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Goodbye MU, Hello PI:  A new focus on patient-centered interoperability

Jennifer Blumenthal - CEO of OneRecord
Jennifer Blumenthal
Aug 27, 2018

In April 2018, The Centers for Medicare and Medicaid Services (CMS) announced that the previous EHR incentive program commonly known as “Meaningful Use” (MU) will be renamed and adapted into a program called “Promoting Interoperability” (PI). This rebranding reflects the importance that CMS has placed on electronic interoperability in healthcare.  The final rule, released by CMS on August 2, highlighted a change in measures and scoring methodology to increase the importance of patient electronic access to health information.  

Under the old Meaningful Use program, the measures were considered pass/fail on a threshold basis, requiring hospitals to meet certain thresholds to receive credit for completing a measure.  Under the new proposed rule, measures would be given a point score based on a performance ratio, meaning if the hospital performed a measure 50% of the time, they would receive 50% of that measure’s allotted points.  To be considered a meaningful user, a hospital must achieve 50 of 100 possible points.  

The points are weighted to reflect a clear emphasis on providing patients electronic access to their health information, account for 40 of the 100 points a hospital is able to earn in 2019.  CMS has stated that this measure is the crux of the PI program and the exchange of data between provider and patient is imperative in order to achieve interoperability, and thus improve health outcomes.  This flow of data creates patient-centered interoperability, as the patient acts as the hub for all their health data.

The Possible Future for PI Scoring

In analyzing the shift from fee-for-service to value-based purchasing in Medicare, and looking at similar performance-based payment incentive programs, such as the Hospital Readmissions Reduction Program (HRRP) and the Hospital-Acquired Conditions Reduction Program (HACRP), it can be inferred that one’s performance score for PI may become more and more crucial.  Currently, the scoring methodology for payment adjustments incurred in the Hospital Readmissions Reduction Program and the Hospital-Acquired Conditions Reduction Program is based on a comparison of how well a hospital performs against the performance of other hospitals.  Both programs use complex mathematical formulas to determine a hospital’s score, and therefore applicable payment reduction.   

The 21st Century Cures Act of 2016 mandated a new stratified scoring methodology for the Hospital Readmissions Reduction Program that evaluates hospital performance relative to other hospitals with similar proportions of patients. Under this program, hospital payments can be reduced by a maximum of 3%.   

The payment adjustment factor for the HRRP is calculated thusly:

The Hospital-Acquired Conditions Reduction Program uses a Winsorized z-score methodology that ranks hospitals on a continuous spectrum from best performing to worst performing.  Hospitals that rank in the bottom 25% of that spectrum will be subject to a 1% payment reduction.

The Windsorized z-score formula for “Hospital i” is:

These complexly calculated, comparison-based methodologies set forth by other payment incentives/penalty quality initiative programs, coupled with the fact that CMS has in the past restructured scoring methodologies as their priorities changed, lead us to infer that in the future, CMS could follow a similar approach for the PI program and adopt similar, more complexly scored comparison-based payment penalties.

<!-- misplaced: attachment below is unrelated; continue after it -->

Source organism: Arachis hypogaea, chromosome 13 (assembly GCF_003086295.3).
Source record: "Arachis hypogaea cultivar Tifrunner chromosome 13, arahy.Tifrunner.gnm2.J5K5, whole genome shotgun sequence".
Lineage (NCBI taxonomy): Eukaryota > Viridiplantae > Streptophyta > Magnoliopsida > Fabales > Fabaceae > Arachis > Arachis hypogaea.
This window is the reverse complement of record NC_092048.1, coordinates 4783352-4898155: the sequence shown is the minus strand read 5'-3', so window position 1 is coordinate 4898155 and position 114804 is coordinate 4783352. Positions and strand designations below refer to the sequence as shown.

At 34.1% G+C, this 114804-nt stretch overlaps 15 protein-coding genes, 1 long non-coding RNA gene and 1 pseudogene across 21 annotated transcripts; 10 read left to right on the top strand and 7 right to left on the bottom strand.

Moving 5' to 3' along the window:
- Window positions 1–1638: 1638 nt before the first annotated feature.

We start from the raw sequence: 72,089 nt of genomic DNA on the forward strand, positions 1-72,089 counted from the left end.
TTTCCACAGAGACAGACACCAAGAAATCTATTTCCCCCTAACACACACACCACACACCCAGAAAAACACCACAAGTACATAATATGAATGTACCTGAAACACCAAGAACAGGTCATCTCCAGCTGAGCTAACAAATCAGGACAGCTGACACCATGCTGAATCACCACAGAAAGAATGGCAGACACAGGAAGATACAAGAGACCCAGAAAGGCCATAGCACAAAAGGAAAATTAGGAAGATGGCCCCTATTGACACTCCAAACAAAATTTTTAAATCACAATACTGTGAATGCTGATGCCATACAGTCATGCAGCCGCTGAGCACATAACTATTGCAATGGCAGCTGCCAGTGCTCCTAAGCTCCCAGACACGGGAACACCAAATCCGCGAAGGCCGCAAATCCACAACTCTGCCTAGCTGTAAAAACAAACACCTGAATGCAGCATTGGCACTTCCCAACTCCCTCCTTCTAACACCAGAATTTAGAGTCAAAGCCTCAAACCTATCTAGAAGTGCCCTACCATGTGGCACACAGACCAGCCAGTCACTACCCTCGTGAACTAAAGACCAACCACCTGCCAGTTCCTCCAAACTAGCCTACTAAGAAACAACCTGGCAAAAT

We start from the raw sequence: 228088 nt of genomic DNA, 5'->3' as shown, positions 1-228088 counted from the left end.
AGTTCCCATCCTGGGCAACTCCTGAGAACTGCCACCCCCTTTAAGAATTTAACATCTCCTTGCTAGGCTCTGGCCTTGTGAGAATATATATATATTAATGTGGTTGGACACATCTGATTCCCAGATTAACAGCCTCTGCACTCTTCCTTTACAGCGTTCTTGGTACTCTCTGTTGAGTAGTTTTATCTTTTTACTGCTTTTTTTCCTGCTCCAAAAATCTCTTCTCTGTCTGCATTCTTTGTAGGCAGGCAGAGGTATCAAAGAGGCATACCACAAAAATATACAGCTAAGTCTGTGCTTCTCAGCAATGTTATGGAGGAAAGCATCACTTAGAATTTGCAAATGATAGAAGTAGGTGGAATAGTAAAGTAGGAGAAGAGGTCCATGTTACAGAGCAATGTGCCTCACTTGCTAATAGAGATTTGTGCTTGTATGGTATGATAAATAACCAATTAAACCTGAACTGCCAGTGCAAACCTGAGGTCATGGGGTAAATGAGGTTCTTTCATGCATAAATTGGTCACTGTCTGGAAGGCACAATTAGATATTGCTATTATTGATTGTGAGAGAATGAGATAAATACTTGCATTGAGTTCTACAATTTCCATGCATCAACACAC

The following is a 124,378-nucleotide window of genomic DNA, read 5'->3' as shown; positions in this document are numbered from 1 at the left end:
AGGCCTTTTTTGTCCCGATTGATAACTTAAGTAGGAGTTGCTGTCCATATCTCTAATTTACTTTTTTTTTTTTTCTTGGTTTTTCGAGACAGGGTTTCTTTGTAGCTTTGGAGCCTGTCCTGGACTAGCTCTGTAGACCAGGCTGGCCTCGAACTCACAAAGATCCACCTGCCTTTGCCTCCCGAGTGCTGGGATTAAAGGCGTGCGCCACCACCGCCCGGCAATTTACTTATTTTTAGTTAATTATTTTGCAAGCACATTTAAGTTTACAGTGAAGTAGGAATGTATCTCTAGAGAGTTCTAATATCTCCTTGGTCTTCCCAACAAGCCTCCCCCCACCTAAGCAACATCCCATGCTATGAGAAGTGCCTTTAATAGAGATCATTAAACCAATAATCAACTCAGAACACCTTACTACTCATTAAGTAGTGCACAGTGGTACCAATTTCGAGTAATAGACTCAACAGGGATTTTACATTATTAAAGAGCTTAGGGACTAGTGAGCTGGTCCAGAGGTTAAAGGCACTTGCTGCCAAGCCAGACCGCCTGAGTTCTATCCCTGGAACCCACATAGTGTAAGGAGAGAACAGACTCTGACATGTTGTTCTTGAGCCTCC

The Penalties

The payment adjustments for PI are in keeping with the structure that was established for MU.  No changes have been made in the penalties incurred for not being a meaningful EHR user.  As was in 2017 and 2018, the penalty for 2019 and beyond will be 75% of the percentage increase to the Inpatient Prospective Payment System (IPPS).  For example, if the increase to IPPS for a given year was 2%, a hospital that does not participate or does not meet Promoting Interoperability would only receive a 0.5% increase.  

For 2019, the Final Rule has set forth a total update percentage of 1.85% for Medicare inpatient services, making the PI penalty for 2019 1.38% (75% of 1.85).  

In 2017, inpatient payments to hospitals neared $300 billion (CMS Trustees Report 2018).  Using that figure as an estimate, hospitals are collectively at risk for losing approximately $4 billion for not meeting Promoting Interoperability.

The Technology

The IPPS Final Rule requires that for the 2019 reporting year, hospitals must be using the 2015 Edition certification criteria for their certified EHR technology (CEHRT).  This requirement is in alignment with what was expected for Meaningful Use Stage 3.  According to the Office of the National Coordinator for Health IT, as of June 2018, 90% of hospitals have the 2015 Edition certified technology available from their EHR vendors.    

The Measures

For Promoting Interoperability measures, CMS has stated a desire to reduce administrative burden, provide flexibility and streamline the providers’ workflow.  The overall number of required measures has been reduced from 16 to 6.  CMS Administrator Seema Verma said they are removing measures that the majority of providers are performing well on, duplicative measures, and measures that are excessively burdensome to report.  Some measures have been modified, combined, and renamed, with the goal of putting the focus of the program on health data exchange and interoperability.